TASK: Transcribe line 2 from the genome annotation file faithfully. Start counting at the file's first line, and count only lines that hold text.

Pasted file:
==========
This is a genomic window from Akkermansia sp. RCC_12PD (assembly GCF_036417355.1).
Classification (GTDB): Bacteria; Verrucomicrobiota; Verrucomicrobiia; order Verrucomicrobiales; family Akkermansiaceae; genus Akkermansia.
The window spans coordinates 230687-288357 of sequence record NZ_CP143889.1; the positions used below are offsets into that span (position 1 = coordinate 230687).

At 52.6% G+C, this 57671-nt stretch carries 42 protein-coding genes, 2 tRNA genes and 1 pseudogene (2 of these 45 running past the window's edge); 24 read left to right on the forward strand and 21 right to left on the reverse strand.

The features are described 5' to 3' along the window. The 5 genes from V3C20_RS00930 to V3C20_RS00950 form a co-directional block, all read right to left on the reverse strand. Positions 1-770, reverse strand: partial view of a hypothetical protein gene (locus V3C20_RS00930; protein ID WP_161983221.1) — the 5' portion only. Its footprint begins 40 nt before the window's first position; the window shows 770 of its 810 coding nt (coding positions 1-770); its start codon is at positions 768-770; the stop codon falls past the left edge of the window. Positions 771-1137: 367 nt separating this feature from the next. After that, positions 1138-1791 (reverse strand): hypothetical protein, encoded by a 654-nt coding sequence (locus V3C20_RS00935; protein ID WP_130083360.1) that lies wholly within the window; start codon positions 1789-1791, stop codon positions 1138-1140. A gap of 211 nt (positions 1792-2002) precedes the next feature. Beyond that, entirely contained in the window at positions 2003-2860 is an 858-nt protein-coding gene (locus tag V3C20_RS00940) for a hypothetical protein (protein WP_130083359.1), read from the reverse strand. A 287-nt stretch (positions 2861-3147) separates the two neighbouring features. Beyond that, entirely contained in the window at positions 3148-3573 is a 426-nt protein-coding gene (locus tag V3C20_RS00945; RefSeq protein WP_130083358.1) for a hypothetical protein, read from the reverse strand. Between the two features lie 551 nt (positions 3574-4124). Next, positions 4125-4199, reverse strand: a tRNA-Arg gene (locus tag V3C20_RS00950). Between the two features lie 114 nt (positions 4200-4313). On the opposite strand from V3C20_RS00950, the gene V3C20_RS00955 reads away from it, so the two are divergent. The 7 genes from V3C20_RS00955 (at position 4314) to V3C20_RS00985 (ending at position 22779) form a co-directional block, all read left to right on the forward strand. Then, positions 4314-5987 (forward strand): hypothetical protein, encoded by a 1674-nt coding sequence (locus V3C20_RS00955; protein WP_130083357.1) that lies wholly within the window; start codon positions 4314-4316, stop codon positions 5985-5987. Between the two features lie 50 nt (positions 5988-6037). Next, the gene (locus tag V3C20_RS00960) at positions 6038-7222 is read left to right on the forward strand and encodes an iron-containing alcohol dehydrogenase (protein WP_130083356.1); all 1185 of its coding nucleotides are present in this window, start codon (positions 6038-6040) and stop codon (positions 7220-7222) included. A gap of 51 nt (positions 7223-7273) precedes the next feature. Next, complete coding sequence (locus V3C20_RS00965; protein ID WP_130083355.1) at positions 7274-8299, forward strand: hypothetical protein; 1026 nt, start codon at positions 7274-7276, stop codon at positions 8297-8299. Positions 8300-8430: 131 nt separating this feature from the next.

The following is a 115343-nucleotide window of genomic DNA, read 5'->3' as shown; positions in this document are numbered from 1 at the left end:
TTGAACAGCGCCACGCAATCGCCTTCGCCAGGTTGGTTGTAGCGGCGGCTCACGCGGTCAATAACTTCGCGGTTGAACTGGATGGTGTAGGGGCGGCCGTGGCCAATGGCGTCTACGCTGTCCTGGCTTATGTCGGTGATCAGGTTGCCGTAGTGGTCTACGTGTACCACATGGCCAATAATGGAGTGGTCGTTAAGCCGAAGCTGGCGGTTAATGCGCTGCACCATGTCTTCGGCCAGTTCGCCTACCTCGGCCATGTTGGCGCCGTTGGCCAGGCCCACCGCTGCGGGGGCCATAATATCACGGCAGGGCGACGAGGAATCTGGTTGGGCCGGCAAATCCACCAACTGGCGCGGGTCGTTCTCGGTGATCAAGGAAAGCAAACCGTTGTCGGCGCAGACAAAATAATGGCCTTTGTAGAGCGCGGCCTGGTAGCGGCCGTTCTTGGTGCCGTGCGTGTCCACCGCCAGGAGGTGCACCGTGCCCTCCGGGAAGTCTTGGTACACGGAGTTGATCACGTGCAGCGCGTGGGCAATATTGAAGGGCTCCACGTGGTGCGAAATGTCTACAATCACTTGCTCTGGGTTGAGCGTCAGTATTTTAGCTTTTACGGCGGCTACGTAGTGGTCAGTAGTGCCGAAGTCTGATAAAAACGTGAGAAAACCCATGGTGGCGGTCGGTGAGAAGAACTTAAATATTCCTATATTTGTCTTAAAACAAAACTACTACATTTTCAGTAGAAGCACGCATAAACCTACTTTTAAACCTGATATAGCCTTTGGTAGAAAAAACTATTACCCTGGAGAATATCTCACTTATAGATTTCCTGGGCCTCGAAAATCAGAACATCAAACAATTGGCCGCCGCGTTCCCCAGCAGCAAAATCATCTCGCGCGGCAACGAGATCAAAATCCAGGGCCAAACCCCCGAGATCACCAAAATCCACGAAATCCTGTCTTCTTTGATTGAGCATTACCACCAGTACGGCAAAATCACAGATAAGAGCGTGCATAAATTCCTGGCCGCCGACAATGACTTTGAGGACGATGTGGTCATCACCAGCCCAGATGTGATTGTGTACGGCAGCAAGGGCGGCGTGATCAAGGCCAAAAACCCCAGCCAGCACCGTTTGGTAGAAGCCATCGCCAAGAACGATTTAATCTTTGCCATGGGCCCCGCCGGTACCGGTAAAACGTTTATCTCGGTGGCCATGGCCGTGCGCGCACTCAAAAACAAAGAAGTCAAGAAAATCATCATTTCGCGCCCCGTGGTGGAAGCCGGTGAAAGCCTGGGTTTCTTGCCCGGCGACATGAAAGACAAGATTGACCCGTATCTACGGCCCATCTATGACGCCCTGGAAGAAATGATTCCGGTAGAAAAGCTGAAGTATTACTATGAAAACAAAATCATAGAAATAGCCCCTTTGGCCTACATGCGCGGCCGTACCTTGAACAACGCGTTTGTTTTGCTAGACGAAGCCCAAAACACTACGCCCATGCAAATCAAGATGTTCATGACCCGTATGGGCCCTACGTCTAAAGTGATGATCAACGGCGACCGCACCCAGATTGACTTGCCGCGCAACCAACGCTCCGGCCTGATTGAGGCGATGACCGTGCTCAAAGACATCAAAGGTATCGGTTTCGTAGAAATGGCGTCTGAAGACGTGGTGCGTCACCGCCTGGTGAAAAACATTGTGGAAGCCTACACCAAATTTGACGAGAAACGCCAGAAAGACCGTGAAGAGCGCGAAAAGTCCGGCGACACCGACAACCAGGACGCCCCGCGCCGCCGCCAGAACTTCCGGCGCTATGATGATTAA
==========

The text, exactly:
Classification (GTDB): Bacteria; Verrucomicrobiota; Verrucomicrobiia; order Verrucomicrobiales; family Akkermansiaceae; genus Akkermansia.